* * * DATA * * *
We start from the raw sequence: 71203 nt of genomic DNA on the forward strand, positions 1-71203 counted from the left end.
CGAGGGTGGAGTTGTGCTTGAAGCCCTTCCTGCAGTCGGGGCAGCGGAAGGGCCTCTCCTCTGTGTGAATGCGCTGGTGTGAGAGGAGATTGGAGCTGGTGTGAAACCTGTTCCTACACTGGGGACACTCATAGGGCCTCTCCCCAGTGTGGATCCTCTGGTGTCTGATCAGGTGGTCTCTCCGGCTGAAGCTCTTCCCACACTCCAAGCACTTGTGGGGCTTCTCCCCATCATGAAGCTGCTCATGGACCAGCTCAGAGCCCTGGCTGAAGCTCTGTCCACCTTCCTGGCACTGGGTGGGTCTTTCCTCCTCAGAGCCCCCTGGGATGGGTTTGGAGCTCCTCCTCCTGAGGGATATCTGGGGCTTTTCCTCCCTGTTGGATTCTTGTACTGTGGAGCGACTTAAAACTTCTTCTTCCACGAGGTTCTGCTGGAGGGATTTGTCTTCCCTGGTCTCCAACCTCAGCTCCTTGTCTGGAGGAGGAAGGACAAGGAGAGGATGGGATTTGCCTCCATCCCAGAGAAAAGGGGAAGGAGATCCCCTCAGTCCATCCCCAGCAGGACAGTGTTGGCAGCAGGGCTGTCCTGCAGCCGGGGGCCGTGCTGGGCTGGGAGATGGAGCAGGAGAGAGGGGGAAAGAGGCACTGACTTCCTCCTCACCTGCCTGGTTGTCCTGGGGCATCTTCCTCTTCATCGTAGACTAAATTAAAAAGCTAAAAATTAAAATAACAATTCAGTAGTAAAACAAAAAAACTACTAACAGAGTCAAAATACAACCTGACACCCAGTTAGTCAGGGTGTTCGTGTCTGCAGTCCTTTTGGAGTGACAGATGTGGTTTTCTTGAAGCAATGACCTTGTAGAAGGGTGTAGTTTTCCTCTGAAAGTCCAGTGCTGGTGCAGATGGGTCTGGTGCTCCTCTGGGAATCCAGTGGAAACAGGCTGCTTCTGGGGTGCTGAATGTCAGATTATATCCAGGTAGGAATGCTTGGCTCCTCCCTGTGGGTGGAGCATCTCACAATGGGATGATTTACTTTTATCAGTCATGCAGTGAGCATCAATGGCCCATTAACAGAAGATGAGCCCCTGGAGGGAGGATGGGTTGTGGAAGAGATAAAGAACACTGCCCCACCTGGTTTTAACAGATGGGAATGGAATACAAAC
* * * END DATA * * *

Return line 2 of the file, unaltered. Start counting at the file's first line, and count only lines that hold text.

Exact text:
CGAGGGTGGAGTTGTGCTTGAAGCCCTTCCTGCAGTCGGGGCAGCGGAAGGGCCTCTCCTCTGTGTGAATGCGCTGGTGTGAGAGGAGATTGGAGCTGGTGTGAAACCTGTTCCTACACTGGGGACACTCATAGGGCCTCTCCCCAGTGTGGATCCTCTGGTGTCTGATCAGGTGGTCTCTCCGGCTGAAGCTCTTCCCACACTCCAAGCACTTGTGGGGCTTCTCCCCATCATGAAGCTGCTCATGGACCAGCTCAGAGCCCTGGCTGAAGCTCTGTCCACCTTCCTGGCACTGGGTGGGTCTTTCCTCCTCAGAGCCCCCTGGGATGGGTTTGGAGCTCCTCCTCCTGAGGGATATCTGGGGCTTTTCCTCCCTGTTGGATTCTTGTACTGTGGAGCGACTTAAAACTTCTTCTTCCACGAGGTTCTGCTGGAGGGATTTGTCTTCCCTGGTCTCCAACCTCAGCTCCTTGTCTGGAGGAGGAAGGACAAGGAGAGGATGGGATTTGCCTCCATCCCAGAGAAAAGGGGAAGGAGATCCCCTCAGTCCATCCCCAGCAGGACAGTGTTGGCAGCAGGGCTGTCCTGCAGCCGGGGGCCGTGCTGGGCTGGGAGATGGAGCAGGAGAGAGGGGGAAAGAGGCACTGACTTCCTCCTCACCTGCCTGGTTGTCCTGGGGCATCTTCCTCTTCATCGTAGACTAAATTAAAAAGCTAAAAATTAAAATAACAATTCAGTAGTAAAACAAAAAAACTACTAACAGAGTCAAAATACAACCTGACACCCAGTTAGTCAGGGTGTTCGTGTCTGCAGTCCTTTTGGAGTGACAGATGTGGTTTTCTTGAAGCAATGACCTTGTAGAAGGGTGTAGTTTTCCTCTGAAAGTCCAGTGCTGGTGCAGATGGGTCTGGTGCTCCTCTGGGAATCCAGTGGAAACAGGCTGCTTCTGGGGTGCTGAATGTCAGATTATATCCAGGTAGGAATGCTTGGCTCCTCCCTGTGGGTGGAGCATCTCACAATGGGATGATTTACTTTTATCAGTCATGCAGTGAGCATCAATGGCCCATTAACAGAAGATGAGCCCCTGGAGGGAGGATGGGTTGTGGAAGAGATAAAGAACACTGCCCCACCTGGTTTTAACAGATGGGAATGGAATACAAAC